No one would ever accuse the U.S. Navy of being unmodern. Its aircraft carriers, planes and ships are packed with the world’s most sophisticated technology. And yet it recently announced a move that seems downright antique—it’s getting rid of touchscreens.
In 2017, the USS John S. McCain collided with a chemical tanker in the Singapore Strait, killing 10 sailors. An investigation pointed to a confusing touchscreen-based steering and propulsion system as one of several causes. “We really made the helm control system … overly complex with the touchscreens,” Rear Admiral Bill Galinis told the U.S. Naval Institute News earlier this year in explaining why the Navy is removing the widely used technology from the bridges of its destroyer fleet in favour of tried-and-true physical throttles. “Just because you can, doesn’t mean you should,” Galinis added. It’s good advice with application far beyond the ocean.
Maclean’s annual Year Ahead issue highlights amazing technological advances set to arrive in the near future. And the 2020 edition is no exception—with stories on exciting developments in quantum machines and smart grocery carts. But sometimes in our rush to adopt new technology, we inadvertently make things worse. And touchscreens—a technology that has become synonymous with sleek, modern design—might be considered a touchstone in this regard.
More than warships are turning their backs on the technology. Over the summer, Mazda announced it is removing touchscreens from its popular Mazda3 cars as well. New models will rely on buttons and knobs to control a screen set too far away to reach. The goal is to cut down on driver distraction, as research shows drivers often push the steering wheel as they lean over to press a touchscreen, causing the car to veer out of its lane. By rejecting this technology, Mazda is choosing a path quite different from many of its competitors, most notably Tesla, which boasts of its “expansive 17-inch touchscreen” taking up most of the dashboard on some models.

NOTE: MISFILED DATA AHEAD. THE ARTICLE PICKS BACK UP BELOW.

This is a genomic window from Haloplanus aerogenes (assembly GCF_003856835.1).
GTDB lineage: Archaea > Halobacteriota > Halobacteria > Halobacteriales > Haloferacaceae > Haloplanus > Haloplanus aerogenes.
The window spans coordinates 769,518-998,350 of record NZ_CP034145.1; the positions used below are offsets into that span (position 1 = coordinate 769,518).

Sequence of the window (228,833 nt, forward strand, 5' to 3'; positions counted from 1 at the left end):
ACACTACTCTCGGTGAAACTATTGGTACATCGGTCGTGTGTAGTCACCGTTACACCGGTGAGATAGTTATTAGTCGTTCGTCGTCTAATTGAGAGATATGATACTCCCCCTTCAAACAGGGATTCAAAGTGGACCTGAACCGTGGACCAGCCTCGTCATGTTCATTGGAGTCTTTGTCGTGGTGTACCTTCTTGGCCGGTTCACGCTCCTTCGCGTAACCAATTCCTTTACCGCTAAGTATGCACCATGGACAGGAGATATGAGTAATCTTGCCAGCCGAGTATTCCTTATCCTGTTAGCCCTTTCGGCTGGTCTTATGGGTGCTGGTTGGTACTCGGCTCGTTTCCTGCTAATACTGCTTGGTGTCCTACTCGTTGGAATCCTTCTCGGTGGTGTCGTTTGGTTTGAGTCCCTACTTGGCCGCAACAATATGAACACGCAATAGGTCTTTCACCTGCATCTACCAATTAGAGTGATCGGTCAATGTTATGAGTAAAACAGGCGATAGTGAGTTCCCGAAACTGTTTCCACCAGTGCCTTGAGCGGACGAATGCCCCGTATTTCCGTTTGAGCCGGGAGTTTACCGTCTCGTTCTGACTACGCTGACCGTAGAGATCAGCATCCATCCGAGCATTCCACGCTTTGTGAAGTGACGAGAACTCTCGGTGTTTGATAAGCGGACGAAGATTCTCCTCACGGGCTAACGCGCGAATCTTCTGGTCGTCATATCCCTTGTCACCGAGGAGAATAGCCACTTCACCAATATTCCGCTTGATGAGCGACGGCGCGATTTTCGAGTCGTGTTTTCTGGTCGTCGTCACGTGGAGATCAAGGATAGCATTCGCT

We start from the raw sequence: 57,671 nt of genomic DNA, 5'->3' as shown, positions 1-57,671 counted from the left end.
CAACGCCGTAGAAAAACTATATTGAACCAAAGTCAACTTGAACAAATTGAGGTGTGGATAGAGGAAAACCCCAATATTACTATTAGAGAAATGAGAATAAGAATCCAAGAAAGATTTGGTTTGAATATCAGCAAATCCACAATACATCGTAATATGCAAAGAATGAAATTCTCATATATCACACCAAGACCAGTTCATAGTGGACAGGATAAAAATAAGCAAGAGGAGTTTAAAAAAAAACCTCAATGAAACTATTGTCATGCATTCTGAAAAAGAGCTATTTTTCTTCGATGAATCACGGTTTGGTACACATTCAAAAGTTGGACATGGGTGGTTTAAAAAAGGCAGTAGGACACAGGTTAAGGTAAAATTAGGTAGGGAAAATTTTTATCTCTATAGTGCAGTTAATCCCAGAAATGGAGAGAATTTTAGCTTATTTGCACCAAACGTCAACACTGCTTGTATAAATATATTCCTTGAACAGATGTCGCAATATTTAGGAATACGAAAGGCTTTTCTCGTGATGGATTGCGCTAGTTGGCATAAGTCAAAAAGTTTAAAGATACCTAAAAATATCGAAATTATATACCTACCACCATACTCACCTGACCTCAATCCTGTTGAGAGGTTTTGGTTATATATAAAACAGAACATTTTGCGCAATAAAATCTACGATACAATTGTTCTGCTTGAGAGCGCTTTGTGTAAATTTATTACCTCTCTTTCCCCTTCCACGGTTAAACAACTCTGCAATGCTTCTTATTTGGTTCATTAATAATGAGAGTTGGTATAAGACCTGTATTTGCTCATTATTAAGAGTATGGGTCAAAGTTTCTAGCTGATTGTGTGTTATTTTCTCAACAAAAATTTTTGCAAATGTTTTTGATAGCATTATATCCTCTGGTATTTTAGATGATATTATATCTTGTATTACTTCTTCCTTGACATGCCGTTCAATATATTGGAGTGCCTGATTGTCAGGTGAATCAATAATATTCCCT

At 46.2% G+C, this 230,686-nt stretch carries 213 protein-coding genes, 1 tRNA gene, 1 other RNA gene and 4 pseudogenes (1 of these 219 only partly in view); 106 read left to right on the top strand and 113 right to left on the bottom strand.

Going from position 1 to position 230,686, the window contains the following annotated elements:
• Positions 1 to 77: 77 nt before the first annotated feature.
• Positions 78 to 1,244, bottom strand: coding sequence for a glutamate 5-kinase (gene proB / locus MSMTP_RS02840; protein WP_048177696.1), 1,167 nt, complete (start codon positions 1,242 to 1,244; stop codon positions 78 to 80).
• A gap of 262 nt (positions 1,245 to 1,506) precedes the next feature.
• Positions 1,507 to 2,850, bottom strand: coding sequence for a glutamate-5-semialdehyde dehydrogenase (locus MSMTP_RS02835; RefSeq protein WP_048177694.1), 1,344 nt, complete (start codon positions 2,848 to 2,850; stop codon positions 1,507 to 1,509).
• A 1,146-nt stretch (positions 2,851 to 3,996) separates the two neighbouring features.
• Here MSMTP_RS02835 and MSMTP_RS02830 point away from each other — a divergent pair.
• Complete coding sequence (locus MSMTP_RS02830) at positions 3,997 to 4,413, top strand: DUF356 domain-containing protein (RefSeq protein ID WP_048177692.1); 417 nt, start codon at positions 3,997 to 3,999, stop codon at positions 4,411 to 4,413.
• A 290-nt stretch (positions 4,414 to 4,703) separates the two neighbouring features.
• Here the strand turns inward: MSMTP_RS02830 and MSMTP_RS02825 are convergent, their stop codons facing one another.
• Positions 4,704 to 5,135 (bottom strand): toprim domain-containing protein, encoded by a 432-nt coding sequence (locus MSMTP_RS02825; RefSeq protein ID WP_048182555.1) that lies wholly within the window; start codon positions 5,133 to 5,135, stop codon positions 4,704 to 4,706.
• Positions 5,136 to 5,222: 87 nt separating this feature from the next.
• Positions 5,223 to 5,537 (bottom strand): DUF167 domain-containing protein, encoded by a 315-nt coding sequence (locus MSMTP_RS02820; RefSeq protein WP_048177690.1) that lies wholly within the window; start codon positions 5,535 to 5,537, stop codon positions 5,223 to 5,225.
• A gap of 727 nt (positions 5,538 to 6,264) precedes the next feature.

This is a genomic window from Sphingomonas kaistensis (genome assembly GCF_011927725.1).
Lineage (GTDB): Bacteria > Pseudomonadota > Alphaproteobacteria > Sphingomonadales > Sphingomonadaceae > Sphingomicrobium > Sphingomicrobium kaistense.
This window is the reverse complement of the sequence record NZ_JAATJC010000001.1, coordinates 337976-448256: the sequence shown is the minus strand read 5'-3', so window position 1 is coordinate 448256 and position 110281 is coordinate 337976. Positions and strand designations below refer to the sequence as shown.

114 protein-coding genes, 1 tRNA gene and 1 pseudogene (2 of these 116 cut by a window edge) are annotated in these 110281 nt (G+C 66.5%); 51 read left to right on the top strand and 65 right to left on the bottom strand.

It remains an open question which touchscreen route the car industry will choose; the pursuit of modernity may well outweigh the safety shortcomings. “People seem to expect touchscreens in all their new technology; it’s become a symbol of the future,” says Will Odom, co-director of the Everyday Design Studio at Simon Fraser University’s School of Interactive Arts and Technology. “But cars are a really specific example of a situation where tangible, tactile controls like a button actually work better than a touchscreen.”
In other contexts, such as smartphones, touchscreen technology is stunningly convenient and endlessly reconfigurable. It’s also intuitive; two-thirds of children under five know how to navigate a touchscreen unassisted, according to a recent U.K. study. But Odom’s point, backed by the recent U.S. Navy and Mazda decisions, is that technology shouldn’t exist for its own benefit. “The bigger message here is that we need to take a human-centric approach to design,” says Odom. “We need to ask ourselves: ‘What are the longer-term consequences of adopting this technology?’ ”
Odom also has misgivings about the current proliferation of app-based controls for many basic home functions, such as heating, cooling and security. “Everything is centralized and controllable, but not by a person who is actually in the building,” he points out. “So what happens when something goes wrong?” It’s no coincidence, Odom adds, that safety-critical situations such as nuclear power plants “are the absolutely last places to adopt new technology.”
As Canadians enter 2020, the appearance of miraculous new technologies will continue apace. And as this high-tech future unfurls before us, we must remember to temper our wonderment with a commitment to defend and respect the human factor at all times. New technology is always exciting—but it’s not always better.
This editorial appears in print in the January 2020 issue of Maclean’s magazine with the headline, “The human touch.” Order a copy of the Year Ahead special issue here. Subscribe to the monthly print magazine here.